Several different pieces of legislation, including Illinois Governor J.B. Pritzker’s energy bill, the Consumers and Climate First Act, are under consideration, and the solar industry is hopeful that the Illinois legislature will act on an omnibus clean energy package before the state’s legislative session adjourns on May 31st.
In Illinois, there is broad agreement that a thoughtful expansion of renewable energy needs to happen. The challenge is working out the details in a manner that is good for ratepayers and the grid and addresses all the various stakeholders’ concerns.
“Illinois needs to pass legislation that enables a long and certain runway for clean energy development so the state can build a future grid that is diversified, equitable, and works for all Illinoisans” said Laurel Passera, policy director for Coalition for Community Solar Access (CCSA). “Absent legislation, the clean energy industry has little path forward. Illinois is a big state, and we’ve only just begun to tap into the customer demand for clean energy. There is also a lot of room to expand access to solar to more people, particularly for those in underserved communities, where community solar can play an important role”.
Rob Sargent, campaign director for Local Solar for All and the sponsor of the analysis, added that by making rooftop and community solar a priority right from the start, Illinois can speed up emission reductions, save money and create more jobs, while building the foundation for a more equitable, customer-focused energy system powered by clean energy.
Several bills currently under consideration at the Illinois legislature are calling for deploying at least 8.5 GW of local solar over the next 10 years, and against this backdrop, Vibrant’s grid-planning analysis for Illinois examined the impact of this amount of local solar would have on grid costs. Specifically, the analysis looked at two views of the grid in Illinois: (1) a decarbonised and fully electrified future in which 5 GW of rooftop solar and 3.5 GW of community solar are co-optimised and installed by 2030, compared against (2) a base case model with the same parameters but without community and rooftop solar and without co-optimising the distribution system with the utility-scale generation.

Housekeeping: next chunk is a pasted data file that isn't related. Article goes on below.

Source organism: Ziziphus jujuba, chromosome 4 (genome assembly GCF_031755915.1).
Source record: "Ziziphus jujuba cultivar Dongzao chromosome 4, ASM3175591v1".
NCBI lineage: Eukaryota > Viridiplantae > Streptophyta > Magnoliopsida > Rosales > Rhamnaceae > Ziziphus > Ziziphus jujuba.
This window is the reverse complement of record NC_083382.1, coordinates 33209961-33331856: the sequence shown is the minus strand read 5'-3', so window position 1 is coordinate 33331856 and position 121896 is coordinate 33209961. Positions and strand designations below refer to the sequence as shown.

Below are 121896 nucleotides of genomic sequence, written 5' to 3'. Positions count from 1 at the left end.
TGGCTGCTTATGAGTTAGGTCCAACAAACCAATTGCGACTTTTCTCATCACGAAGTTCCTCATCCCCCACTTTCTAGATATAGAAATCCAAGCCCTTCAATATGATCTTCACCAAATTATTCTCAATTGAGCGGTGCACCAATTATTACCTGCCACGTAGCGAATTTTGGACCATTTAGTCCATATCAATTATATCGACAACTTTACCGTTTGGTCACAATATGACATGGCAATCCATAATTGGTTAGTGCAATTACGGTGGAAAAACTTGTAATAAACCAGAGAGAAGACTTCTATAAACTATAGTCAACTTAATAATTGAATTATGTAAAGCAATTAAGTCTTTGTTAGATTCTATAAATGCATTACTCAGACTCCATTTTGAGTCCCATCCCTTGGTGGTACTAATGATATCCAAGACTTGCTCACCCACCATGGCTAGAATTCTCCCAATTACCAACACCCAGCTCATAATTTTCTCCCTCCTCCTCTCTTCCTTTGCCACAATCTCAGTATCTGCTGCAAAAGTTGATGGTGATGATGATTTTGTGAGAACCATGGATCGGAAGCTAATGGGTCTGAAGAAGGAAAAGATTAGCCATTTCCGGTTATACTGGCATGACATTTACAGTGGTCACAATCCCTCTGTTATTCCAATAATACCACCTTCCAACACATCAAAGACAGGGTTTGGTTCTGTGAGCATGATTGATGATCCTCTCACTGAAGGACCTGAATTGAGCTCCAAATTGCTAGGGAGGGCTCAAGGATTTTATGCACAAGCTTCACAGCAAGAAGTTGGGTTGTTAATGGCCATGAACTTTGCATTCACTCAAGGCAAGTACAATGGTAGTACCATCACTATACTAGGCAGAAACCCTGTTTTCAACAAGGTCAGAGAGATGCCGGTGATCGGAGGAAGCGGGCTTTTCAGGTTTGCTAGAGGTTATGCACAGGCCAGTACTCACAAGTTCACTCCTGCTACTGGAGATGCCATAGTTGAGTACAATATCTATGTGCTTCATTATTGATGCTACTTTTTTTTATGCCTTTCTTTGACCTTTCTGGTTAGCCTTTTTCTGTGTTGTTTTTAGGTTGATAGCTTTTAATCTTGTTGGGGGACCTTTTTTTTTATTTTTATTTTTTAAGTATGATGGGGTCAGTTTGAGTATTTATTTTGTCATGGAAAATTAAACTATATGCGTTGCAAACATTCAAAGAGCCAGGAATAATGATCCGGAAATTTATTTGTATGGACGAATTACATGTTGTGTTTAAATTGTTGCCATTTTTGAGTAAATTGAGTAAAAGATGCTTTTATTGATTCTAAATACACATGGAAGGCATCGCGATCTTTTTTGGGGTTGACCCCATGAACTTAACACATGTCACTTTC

In its analysis, Vibrant found that local solar and storage assets reduce peak demand and smooth overall load thus reducing the need for utilities to invest in expensive peaker plants and unlocking the potential of the lowest cost utility-scale wind and solar resources. “[That means the lower cost system has] more wind and solar and less fossil fuel capacity,” the study said. Vibrant’s modeling also showed that a local solar and storage scenario cut overall system costs because it permanently eased the stress on the system during critical peak hours and reduced how much bulk-scale power would be needed to serve the state’s distribution grid. “You don’t have to overbuild the system with expensive peaker plants and firming capacity,” the study said.
Compared to the base case model, the study also found that rapidly adopting more local solar and storage would also lead to a nearly 15 percent greater reduction in net carbon emissions in Illinois through 2050. That is equivalent to removing 19 million cars from the road for one year, Local Solar for All’s press release pointed out.
The study also found that scaling up local solar and batteries could add 63,000 more local family-sustaining jobs by 2030 compared to a scenario that doesn’t scale local solar and batteries.
For its analysis, Vibrant used its WIS:dom-P model, a grid planning tool that analyses trillions of data points including every potential energy resource and the direct costs and benefits associated with bringing the most cost-effective resource mix to the electric grid. The report was commissioned by Local Solar for All a coalition of companies and advocates representing rooftop and community solar.
Local rooftop and community solar have been incredibly popular in Illinois, as evidenced by the creation of 25,000 clean energy projects since 2018. Unfortunately, more than 4,000 local solar projects are currently on hold due to a lack of funding, according to Amy Heart, senior policy director at Sunrun.
Illinois’ clean energy projects waitlist has been building since the funds to support the state’s renewable portfolio standard (RPS) ran out last year.
In Illinois, the RPS is the primary policy support for developing clean energy projects. Ratepayers fund the state’s RPS when they pay their monthly electricity bills, which then goes to fund local solar projects.
In a separate report released last month, the independent energy planning and procurement consulting firm, the Power Bureau, estimated that expanding Illinois’s RPS from its current level of 25 percent to 40 percent by 2031 would result in net wholesale and retail savings for Illinois consumers of $1.2 billion.
Governor Pritzker’s proposed energy overhaul, which aims to put Illinois on a path to 100 percent clean energy by 2050, includes a proposal to increase the state’s RPS goal to 40 percent renewable energy by 2030. It also includes dozens of other proposals built around ethics, consumer protections, labour protections, transportation electrification, a just transition, workforce development and equity.
For additional information: